You’re me. I’m you. We’re us. It doesn’t have to be weird unless you make it weird.

I can sometimes help guys whose experiences are a lot like mine were. And I can sometimes help women whose experiences are a lot like my wife’s were.

Here’s the thing I didn’t understand until Mark beat me over the head (with coolness and kindness, as he does most things)—I don’t need to fit some predetermined mold to be a relationship coach, or to be magically qualified to help people transition through divorce or a bad break-up.

I’m me and I can’t be anyone else. And once I embraced the idea that I don’t need to live up to some magical standard—that all I had to do was be me and give everything I had to trying to help people in this very specific and deeply personal way instead of the more general way I experience when writing about it?

I finally embraced the idea fully. I’m really glad that I did.

‘You, a…Coach?’

Totally.

And while I wouldn’t have had the stones a few months ago to tell you with any confidence that I can legitimately help anyone, today I feel blessed to tell you that I can.

Several people have asked me to work with them, or someone they love, in a formal coaching capacity over the past four or five years. I have always declined.

I’m not a licensed therapist. I’m not a counselor. I’m not any kind of guru.

I’m just a guy who’s pretty good at asking the right questions and not being a judgy prick about it. I’m just a guy who cares about human beings. I don’t have to pretend to care about the people sharing their painful stories and secrets with me. I just care.

Sometimes when things hurt a lot, we just need someone to care. Turns out I’m pretty good at that. And sometimes, when two people care about the same thing and work on it together, extraordinary things happen.

>> Learn more about Relationship Coaching & Divorce Support with Matthew Fray here. <<

‘How Does it Work?’

Well, someday when I have a big-boy website (soon-ish), the Relationship Coaching & Divorce Support page will have online forms where people can apply directly from the site.

Currently, we do it this super-sketchy way where you email me (MBTTTR@gmail.com) with “Coaching Request” in the subject line, and then I send you a questionnaire to fill out, and if afterward we mutually decide to proceed, we’ll schedule video chats or phone calls and get to work.

‘Will I Cry Like Will Hunting?’

God-willing.

It’s not your fault. It’s not your fault. It’s not your fault.

Just kidding. It may totally be your fault—or better stated—something you have the responsibility to do something about. Personal-growth efforts are challenging. They’re hard. They force us to stare at ourselves in the mirror and answer uncomfortable questions. They force us to make new choices every day. Uncomfortable choices that don’t always provide the immediate gratification we subconsciously seek from our old, comfortable choices.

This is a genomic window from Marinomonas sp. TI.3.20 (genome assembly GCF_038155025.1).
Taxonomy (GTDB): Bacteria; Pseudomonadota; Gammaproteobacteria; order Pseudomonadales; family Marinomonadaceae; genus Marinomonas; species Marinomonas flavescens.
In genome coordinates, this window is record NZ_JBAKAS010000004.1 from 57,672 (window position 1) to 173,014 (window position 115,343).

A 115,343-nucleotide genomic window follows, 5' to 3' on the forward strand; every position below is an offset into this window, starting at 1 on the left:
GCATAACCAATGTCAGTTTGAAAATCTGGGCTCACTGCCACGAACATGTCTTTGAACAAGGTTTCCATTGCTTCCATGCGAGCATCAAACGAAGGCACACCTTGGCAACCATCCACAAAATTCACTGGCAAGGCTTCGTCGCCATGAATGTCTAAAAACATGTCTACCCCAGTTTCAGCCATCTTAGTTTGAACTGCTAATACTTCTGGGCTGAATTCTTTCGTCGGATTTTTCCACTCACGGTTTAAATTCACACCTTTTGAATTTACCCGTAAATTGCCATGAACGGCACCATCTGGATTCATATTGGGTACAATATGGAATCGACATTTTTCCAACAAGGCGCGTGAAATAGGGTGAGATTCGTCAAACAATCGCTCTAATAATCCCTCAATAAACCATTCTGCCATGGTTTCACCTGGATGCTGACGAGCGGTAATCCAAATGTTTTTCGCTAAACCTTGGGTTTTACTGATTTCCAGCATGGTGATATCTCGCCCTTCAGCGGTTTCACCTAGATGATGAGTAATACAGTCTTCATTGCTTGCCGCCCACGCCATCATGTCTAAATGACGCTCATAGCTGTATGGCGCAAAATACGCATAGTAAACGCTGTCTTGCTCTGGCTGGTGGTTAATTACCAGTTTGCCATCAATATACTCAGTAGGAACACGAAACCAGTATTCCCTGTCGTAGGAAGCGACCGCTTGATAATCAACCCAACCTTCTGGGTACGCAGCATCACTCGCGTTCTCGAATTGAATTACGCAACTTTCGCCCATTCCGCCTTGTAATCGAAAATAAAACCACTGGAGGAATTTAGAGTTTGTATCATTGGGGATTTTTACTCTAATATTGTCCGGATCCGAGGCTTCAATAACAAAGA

Remember that little bald There is no spoon kid from The Matrix? When he drops mad knowledge on our hero in waiting?

spoon-boy-matrix

(Image/Warner Bros.)

Little Bald Kid: “Do not try and bend the spoon. That’s impossible. Instead only try to realize the truth.”

Neo: “What truth?”

Little Bald Kid: “There is no spoon.”

Neo: “There is no spoon?”

Little Bald Kid: “Then you’ll see that it is not the spoon that bends, it is only yourself.”

That junior-sized monk knows what’s up.

We’re all looking for secrets. Whispers that upon hearing them will magically transform our surroundings. Shortcuts. Fairy dust. An easy way.

But I prefer to dabble in as little bullshit as possible. Coaching is not about sharing secrets. As my friends Jay and Lori Pyatt taught me, coaching is about shining a light in people’s blind spots—helping people discover things hiding in plain sight.

The world doesn’t change. The way you look at it does.

Your relationship doesn’t change. The way you show up in it does.

But, the spoon STILL looks and feels like it’s bending. And you can do it if you want—if you only realize the truth.

‘Okay, Matt. Piss Off. Surely There are Better Options.’

Probably!

These are really smart human beings that I have a personal relationship with, and all of them bring infinitely more expertise and experience to the table.

Self-work is hard stuff. That’s why we turn to others for help. And each of these amazing people can help you. Seriously.

  • Mark Groves (Relationship coach, Connection specialist, Speaker)
  • Lori Pyatt (Specializes in helping women work through relationship betrayals)
  • Jay Pyatt (Specializes in helping men rebuild trust in relationships suffering the fallout of betrayals like porn use or affairs)
  • Dr. Ali Kravit — (Specializes in ADHD, and helping couples and individuals navigate ADHD in relationships)
  • Melissa Ryan  (Colorado-based licensed relationship counselor specializing in Adventure Therapy – student of Terry Real
  • Lesli Doares — (North Carolina-based licensed marriage & family therapist)

This is a new life adventure for me. The safety of the keyboard is gone. Real human beings with real, high-stakes problems, and no way of knowing where the conversation might go.

And I used to be afraid of that, because I was trying to bend that stupid, stubborn spoon. And then I realized the truth.

I don’t know whether I can help you. I don’t know whether it makes sense for you and I to work together.

I only know that we’ll be able to figure it out together. And probably some other helpful things as well.

Wishing everyone a very happy, peaceful and blessed holiday season wherever you are. Love you guys.

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Preparing for that Last Goodbye

goodbye gravestone